1. Share promos and good deals. Heard of a great deal on a book? Or is your own book on sale? People love to save money (and RT deals, contests, and opportunities).
  1. Be conversational but grammatical. Avoid stiff language. Be smart about your grammar—no one wants to retweet a mistake! Learn to write shorter tweets.
  1. Use one or two hashtags (and no more). Find out more about hashtags here.
  1. Ask questions. Engage your followers with simple questions (Example: Do your prefer pen or pencil? E-book or paperback?) that can be easily retweeted. And leave room for a reply. Include a short hashtag too!
  1. Come up with ideas for RTing games. Start an online rhyming game or a poetry game, and ask for retweets from players.
  1. Give prizes for RTs. Host a contest with a giveaway. Users must retweet to enter to win.
  1. Don’t overcapitalize. Twitter readers tend to prefer tweets to be capitalized the way that sentences are capitalized. Avoid ALL CAPS.
  1. Share videos and images. Posts with a visual component are especially popular.
  1. Tweet on the weekends. To reach individuals (as opposed to businesses), some experts suggest tweeting on the weekends. You can schedule your tweets to boost your efficiency.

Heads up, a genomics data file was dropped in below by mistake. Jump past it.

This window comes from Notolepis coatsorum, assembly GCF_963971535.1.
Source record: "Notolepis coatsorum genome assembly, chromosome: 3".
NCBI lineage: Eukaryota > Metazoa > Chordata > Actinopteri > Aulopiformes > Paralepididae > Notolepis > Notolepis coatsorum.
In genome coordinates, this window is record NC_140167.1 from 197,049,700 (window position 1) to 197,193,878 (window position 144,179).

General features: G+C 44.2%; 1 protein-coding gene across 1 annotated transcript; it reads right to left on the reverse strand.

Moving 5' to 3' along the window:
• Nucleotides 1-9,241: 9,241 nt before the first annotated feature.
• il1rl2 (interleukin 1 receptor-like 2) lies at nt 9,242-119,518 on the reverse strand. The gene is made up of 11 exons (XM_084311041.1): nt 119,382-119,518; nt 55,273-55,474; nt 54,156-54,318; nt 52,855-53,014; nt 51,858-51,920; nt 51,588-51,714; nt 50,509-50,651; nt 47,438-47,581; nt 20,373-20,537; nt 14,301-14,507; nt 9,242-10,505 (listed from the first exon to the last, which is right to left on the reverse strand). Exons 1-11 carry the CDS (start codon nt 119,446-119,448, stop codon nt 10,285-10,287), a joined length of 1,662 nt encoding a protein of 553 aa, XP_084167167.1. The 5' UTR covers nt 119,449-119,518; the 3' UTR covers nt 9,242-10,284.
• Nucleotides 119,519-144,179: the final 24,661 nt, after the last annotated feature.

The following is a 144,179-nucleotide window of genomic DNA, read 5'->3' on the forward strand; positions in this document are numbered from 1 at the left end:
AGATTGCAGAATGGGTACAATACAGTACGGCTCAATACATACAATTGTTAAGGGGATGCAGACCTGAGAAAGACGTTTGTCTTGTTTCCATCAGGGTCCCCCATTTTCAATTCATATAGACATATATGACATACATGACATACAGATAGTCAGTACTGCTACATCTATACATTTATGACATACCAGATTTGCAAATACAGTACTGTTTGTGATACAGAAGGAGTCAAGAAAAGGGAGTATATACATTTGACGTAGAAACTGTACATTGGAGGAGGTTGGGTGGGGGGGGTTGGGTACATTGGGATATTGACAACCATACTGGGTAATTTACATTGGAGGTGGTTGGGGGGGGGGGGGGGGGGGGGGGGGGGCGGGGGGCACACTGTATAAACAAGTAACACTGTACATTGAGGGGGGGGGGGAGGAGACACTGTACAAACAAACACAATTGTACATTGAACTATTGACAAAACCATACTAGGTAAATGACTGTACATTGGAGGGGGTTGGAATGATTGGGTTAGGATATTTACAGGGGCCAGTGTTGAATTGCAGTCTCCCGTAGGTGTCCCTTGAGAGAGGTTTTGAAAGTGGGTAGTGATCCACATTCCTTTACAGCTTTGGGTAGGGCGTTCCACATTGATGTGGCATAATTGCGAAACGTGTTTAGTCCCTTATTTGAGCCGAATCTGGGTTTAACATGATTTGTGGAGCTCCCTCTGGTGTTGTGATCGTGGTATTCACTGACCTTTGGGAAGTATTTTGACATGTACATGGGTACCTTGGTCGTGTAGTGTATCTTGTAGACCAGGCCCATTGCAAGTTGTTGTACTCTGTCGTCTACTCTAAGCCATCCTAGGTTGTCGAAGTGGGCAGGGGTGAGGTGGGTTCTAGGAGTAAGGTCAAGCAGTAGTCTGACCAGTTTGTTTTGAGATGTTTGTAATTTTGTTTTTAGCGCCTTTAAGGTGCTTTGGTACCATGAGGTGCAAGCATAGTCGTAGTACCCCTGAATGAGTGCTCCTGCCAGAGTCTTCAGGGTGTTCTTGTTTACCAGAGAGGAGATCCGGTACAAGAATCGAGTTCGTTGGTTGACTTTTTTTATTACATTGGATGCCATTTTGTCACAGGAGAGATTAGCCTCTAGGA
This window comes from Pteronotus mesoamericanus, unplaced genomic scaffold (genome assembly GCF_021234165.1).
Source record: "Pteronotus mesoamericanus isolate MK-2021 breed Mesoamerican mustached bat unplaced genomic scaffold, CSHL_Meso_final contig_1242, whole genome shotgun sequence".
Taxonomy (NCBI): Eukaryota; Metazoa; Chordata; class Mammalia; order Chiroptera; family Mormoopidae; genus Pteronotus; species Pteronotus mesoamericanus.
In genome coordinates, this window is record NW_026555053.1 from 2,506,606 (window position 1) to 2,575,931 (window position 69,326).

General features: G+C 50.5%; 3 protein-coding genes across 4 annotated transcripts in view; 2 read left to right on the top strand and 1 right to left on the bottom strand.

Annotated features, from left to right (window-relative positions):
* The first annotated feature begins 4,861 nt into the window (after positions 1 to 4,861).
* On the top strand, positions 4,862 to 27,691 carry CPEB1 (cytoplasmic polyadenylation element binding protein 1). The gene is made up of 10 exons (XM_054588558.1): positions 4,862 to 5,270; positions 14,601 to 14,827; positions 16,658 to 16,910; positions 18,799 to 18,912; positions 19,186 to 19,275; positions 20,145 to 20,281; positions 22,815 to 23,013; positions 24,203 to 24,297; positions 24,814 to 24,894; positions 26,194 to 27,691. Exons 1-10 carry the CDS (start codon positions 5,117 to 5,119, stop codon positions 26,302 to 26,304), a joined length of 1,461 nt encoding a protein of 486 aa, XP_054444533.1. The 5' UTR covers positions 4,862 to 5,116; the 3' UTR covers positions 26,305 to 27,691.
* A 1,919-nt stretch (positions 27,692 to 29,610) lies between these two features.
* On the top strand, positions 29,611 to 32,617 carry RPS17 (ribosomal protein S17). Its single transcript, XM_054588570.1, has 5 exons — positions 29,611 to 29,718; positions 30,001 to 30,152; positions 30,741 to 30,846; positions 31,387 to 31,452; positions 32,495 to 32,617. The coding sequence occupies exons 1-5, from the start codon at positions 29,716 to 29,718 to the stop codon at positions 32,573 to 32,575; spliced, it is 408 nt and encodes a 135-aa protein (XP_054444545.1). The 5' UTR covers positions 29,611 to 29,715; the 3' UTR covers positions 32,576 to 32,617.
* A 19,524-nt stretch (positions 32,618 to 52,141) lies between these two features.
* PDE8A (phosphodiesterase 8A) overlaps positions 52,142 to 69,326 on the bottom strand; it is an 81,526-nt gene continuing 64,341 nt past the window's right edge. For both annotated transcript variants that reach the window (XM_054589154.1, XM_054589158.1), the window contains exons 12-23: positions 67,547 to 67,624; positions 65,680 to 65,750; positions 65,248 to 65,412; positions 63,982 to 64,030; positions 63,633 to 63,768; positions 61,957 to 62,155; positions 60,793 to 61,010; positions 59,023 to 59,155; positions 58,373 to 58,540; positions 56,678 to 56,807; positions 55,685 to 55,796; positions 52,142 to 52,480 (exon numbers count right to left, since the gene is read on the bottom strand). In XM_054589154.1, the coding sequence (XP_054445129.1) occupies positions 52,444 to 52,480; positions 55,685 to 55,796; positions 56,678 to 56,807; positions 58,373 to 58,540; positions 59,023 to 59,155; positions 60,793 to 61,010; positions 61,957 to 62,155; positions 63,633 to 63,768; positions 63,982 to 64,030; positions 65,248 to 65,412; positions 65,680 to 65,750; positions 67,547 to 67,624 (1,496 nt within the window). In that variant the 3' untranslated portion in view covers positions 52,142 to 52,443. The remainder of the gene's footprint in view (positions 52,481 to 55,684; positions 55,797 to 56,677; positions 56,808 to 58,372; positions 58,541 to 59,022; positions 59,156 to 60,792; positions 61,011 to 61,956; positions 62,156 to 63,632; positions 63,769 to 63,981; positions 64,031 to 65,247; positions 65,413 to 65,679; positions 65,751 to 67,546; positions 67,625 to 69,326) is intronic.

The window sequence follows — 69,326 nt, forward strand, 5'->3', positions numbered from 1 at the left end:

1. Tweet during the day. There’s a bit of disagreement about the best time to tweet, but many experts point to afternoons (Eastern Time) for the highest activity. Experiment to discover what works best for your audience.
  1. Tweet a lot. Twitter success can depend on the volume of your tweets. In other words, the more you tweet, the more likely you’ll get retweets.
  1. Don’t commit any of the eleven deadly sins of social networking.
  1. Be excited! When you share an exciting piece of news (with exclamation points), people are happy to pass along the happy!

Photo by marek.sotak

QUESTION: Are you on Twitter? Post a link to your profile!

In the Meme Time: R is for Rewrite

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In the Meme Time: R is for Rewrite

Found on Twitter:Rewriting.jpg

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In the Meme Time: Eh…Again

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In the Meme Time: Eh…Again

Found on Twitter. Similar to Earth–Eh?

Earth eh